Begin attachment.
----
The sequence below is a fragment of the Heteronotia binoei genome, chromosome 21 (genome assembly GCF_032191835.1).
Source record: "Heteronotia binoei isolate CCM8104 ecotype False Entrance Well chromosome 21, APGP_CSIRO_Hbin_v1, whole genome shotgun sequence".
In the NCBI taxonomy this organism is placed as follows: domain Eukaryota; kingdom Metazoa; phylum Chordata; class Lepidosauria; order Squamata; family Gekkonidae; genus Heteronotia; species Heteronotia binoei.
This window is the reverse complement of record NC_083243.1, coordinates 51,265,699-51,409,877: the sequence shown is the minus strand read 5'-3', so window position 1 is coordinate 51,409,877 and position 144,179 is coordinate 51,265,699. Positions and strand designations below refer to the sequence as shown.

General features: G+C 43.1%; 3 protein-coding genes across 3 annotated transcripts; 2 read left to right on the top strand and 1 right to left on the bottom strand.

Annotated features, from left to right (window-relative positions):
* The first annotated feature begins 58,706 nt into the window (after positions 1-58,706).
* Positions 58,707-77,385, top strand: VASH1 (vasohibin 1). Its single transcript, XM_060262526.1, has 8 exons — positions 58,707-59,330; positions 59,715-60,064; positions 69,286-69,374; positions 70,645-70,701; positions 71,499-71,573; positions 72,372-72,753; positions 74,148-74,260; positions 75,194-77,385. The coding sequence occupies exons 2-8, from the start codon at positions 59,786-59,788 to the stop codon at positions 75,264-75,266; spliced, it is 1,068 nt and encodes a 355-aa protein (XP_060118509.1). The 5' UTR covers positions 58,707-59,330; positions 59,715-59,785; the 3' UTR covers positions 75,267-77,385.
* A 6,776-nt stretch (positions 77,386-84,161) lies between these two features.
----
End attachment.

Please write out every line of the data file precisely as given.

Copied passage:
The sequence below is a fragment of the Heteronotia binoei genome, chromosome 21 (genome assembly GCF_032191835.1).
Source record: "Heteronotia binoei isolate CCM8104 ecotype False Entrance Well chromosome 21, APGP_CSIRO_Hbin_v1, whole genome shotgun sequence".
In the NCBI taxonomy this organism is placed as follows: domain Eukaryota; kingdom Metazoa; phylum Chordata; class Lepidosauria; order Squamata; family Gekkonidae; genus Heteronotia; species Heteronotia binoei.
This window is the reverse complement of record NC_083243.1, coordinates 51,265,699-51,409,877: the sequence shown is the minus strand read 5'-3', so window position 1 is coordinate 51,409,877 and position 144,179 is coordinate 51,265,699. Positions and strand designations below refer to the sequence as shown.

General features: G+C 43.1%; 3 protein-coding genes across 3 annotated transcripts; 2 read left to right on the top strand and 1 right to left on the bottom strand.

Annotated features, from left to right (window-relative positions):
* The first annotated feature begins 58,706 nt into the window (after positions 1-58,706).
* Positions 58,707-77,385, top strand: VASH1 (vasohibin 1). Its single transcript, XM_060262526.1, has 8 exons — positions 58,707-59,330; positions 59,715-60,064; positions 69,286-69,374; positions 70,645-70,701; positions 71,499-71,573; positions 72,372-72,753; positions 74,148-74,260; positions 75,194-77,385. The coding sequence occupies exons 2-8, from the start codon at positions 59,786-59,788 to the stop codon at positions 75,264-75,266; spliced, it is 1,068 nt and encodes a 355-aa protein (XP_060118509.1). The 5' UTR covers positions 58,707-59,330; positions 59,715-59,785; the 3' UTR covers positions 75,267-77,385.
* A 6,776-nt stretch (positions 77,386-84,161) lies between these two features.